Yahoo has a pop-up story on the 10 states that are losing population this year. Whenever a story like this comes up for Los Angeles losing population, the urban blogosphere usually has some denizens that conclude that the figures reflect how urban form driving the change, and urban form is rewarding New York and punishing Los Angeles with population loss/gains.
So this year’s story is one the reasons why you can’t judge larger migration patterns based on single-year data. This year, New York is taking its lumps. Why? It’s hard telling in any given year, but certainly the recession* isn’t helping any of the major urban employment centers (including LA where the employment numbers, though looking up,have been dismal.)
The arguments given for why these places lost population are pretty standard; job growth in NY is not able to compensate for the costs of living there, and migrating elders to the south and southwest.
Lord knows, I don’t take this reporting terribly seriously (some percentage losses are tiny population losses), but elder downsizing is one of the big bets that the New Urbanists and Smart Growth folks have banked on. I am less convinced, and I’ve yet to see studies that really capture the full range of housing/migration possibilities available to elders. For instance, it may well be true that elders move and downsize, but moving from suburb to downtown can take on any number of iterations–such as moving from Brooklyn to Charlotte, NC or Miami, FL. Or from Manhattan to Miami.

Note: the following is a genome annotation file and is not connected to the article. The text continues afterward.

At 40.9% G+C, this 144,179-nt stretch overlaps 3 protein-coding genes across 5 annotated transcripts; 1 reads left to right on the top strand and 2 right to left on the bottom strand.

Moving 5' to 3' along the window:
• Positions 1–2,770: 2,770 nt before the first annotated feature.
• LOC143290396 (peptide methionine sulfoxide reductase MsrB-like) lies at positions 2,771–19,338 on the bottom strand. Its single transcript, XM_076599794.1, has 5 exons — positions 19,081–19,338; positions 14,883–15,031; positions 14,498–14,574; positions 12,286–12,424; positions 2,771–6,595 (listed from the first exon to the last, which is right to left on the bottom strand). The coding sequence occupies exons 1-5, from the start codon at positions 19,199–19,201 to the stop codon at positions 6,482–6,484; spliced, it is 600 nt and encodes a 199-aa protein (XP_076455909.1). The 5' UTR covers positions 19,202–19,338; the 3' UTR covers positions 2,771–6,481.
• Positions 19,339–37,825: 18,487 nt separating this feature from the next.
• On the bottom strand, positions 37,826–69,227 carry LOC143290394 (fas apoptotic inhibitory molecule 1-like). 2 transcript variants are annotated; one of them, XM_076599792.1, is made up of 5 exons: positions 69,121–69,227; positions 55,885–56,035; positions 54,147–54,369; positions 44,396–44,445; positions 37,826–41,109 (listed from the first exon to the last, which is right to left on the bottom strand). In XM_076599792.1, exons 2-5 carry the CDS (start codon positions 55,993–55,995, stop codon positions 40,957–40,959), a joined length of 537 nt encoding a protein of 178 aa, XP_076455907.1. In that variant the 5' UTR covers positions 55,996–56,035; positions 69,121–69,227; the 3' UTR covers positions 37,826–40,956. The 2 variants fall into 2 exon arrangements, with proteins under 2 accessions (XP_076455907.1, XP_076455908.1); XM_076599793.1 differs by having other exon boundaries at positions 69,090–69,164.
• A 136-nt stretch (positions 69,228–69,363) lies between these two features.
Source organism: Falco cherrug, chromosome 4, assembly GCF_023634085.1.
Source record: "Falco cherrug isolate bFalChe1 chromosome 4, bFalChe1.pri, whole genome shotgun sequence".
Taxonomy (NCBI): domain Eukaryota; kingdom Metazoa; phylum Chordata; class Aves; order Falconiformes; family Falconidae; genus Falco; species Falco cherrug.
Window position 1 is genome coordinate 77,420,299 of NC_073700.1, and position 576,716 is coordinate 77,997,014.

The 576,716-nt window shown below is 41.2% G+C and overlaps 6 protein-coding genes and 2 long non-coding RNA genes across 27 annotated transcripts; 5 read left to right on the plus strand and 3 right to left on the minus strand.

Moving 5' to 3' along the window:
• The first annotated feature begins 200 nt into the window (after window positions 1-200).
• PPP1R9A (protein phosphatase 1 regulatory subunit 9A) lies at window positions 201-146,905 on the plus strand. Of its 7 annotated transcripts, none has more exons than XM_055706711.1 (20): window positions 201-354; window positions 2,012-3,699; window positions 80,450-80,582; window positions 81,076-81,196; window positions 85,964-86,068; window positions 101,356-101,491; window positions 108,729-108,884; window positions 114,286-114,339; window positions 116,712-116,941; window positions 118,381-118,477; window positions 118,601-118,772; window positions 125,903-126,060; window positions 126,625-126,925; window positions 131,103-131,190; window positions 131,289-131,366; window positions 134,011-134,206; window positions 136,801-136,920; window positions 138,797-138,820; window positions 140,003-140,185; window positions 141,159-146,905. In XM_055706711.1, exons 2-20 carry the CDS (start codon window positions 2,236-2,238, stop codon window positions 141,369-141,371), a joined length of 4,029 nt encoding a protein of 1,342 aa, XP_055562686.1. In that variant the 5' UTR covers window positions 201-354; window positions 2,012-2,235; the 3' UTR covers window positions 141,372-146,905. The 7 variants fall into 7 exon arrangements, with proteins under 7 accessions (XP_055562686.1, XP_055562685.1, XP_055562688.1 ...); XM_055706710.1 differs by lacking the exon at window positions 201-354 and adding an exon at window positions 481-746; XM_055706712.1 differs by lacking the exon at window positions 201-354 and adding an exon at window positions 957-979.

And we really have nothing like the Boomer generation in our past trends. They have market power that previous generations have not had. They could, for example, completely redefine markets so that home upkeep services are supplied in ways that allow for all manner of aging in place.
See what I mean? The possibilities for what people do are a lot more diverse than we might predict.
*Am I supposed to be saying that the recession is over now? I always forget.